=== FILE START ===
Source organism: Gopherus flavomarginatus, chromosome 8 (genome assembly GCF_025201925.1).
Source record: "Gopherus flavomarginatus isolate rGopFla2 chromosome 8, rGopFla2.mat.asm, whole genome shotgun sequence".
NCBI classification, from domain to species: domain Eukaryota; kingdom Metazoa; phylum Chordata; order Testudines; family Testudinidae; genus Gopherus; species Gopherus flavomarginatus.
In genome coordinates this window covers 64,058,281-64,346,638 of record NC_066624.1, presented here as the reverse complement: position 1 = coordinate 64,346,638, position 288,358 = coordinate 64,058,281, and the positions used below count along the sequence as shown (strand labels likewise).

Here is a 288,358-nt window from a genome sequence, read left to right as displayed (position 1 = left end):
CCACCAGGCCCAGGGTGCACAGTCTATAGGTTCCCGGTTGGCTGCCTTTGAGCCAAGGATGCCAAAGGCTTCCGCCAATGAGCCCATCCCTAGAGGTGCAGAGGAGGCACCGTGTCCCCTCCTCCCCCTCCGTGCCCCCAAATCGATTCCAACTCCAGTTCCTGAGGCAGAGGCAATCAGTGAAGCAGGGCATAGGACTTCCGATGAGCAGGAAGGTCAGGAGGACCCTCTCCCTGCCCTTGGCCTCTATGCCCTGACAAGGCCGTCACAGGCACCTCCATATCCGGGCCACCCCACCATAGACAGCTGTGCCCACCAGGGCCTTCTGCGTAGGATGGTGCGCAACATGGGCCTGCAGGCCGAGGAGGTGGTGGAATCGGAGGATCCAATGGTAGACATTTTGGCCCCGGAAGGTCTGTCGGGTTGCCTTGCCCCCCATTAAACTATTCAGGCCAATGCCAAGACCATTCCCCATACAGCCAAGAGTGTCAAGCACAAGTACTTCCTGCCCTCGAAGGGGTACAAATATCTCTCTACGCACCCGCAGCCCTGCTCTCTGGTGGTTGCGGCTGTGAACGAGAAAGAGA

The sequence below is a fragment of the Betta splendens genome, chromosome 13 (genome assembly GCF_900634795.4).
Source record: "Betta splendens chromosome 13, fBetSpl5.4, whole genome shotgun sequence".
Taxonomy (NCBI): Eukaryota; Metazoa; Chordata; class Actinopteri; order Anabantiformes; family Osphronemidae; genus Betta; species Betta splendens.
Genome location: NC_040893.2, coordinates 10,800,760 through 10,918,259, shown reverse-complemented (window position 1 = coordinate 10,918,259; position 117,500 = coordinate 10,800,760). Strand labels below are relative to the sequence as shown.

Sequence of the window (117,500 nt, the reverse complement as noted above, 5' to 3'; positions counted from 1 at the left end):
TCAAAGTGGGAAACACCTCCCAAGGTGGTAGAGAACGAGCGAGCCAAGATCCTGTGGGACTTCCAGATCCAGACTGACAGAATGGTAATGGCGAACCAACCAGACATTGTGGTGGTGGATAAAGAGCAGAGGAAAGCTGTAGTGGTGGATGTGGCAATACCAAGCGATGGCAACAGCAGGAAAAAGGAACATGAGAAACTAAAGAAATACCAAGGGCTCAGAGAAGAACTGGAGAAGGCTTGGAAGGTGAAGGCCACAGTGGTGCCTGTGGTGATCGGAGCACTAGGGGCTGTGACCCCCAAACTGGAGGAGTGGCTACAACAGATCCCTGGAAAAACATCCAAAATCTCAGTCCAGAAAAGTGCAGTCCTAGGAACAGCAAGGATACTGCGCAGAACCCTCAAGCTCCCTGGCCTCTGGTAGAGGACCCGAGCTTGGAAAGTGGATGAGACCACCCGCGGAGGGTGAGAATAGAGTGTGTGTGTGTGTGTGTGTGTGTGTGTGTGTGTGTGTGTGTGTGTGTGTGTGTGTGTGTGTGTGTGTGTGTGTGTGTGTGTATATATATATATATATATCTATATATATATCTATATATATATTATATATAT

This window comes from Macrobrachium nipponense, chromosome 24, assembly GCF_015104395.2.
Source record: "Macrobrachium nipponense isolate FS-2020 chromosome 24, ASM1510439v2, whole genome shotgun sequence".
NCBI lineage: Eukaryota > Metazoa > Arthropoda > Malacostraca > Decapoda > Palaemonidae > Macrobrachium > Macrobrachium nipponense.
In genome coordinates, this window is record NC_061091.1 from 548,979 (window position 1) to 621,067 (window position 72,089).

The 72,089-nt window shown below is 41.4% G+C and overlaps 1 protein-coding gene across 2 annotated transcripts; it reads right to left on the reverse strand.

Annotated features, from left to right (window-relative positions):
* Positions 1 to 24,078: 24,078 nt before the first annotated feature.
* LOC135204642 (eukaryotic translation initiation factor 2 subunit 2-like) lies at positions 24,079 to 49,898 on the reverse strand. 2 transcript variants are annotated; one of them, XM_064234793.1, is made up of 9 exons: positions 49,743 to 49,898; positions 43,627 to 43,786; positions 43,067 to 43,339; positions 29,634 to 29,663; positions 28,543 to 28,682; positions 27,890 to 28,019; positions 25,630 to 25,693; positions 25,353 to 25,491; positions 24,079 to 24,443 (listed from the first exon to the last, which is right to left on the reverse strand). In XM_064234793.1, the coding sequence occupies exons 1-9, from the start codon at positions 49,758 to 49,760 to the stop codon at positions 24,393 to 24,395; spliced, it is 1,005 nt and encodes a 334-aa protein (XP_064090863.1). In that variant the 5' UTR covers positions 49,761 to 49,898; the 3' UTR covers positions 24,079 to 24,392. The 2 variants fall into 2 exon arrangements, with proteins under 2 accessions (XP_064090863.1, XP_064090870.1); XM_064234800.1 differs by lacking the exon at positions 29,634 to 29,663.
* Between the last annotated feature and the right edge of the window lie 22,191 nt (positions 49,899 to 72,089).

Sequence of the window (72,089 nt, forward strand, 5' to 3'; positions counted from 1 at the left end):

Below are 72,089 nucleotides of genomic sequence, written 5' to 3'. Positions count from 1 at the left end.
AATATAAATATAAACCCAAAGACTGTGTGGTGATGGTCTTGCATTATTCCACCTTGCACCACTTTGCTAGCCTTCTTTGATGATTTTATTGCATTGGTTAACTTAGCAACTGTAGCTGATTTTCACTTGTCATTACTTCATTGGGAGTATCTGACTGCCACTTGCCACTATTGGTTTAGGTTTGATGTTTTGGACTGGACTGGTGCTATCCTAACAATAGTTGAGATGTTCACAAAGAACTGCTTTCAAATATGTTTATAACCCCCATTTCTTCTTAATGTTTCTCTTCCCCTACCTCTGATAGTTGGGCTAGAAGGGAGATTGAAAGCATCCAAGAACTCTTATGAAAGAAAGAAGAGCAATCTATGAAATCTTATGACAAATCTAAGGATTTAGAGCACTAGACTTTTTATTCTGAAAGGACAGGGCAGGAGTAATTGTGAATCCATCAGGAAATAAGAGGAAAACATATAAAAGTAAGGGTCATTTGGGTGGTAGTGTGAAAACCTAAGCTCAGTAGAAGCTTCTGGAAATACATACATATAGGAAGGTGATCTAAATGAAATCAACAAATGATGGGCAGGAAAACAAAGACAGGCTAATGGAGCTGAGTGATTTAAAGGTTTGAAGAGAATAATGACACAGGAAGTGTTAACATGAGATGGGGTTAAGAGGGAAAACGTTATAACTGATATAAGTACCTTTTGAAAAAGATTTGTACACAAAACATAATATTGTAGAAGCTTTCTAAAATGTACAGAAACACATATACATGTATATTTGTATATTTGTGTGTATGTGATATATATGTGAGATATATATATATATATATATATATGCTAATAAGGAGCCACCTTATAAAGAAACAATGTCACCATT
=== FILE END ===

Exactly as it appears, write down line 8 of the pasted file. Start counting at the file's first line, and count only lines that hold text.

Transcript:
Source record: "Betta splendens chromosome 13, fBetSpl5.4, whole genome shotgun sequence".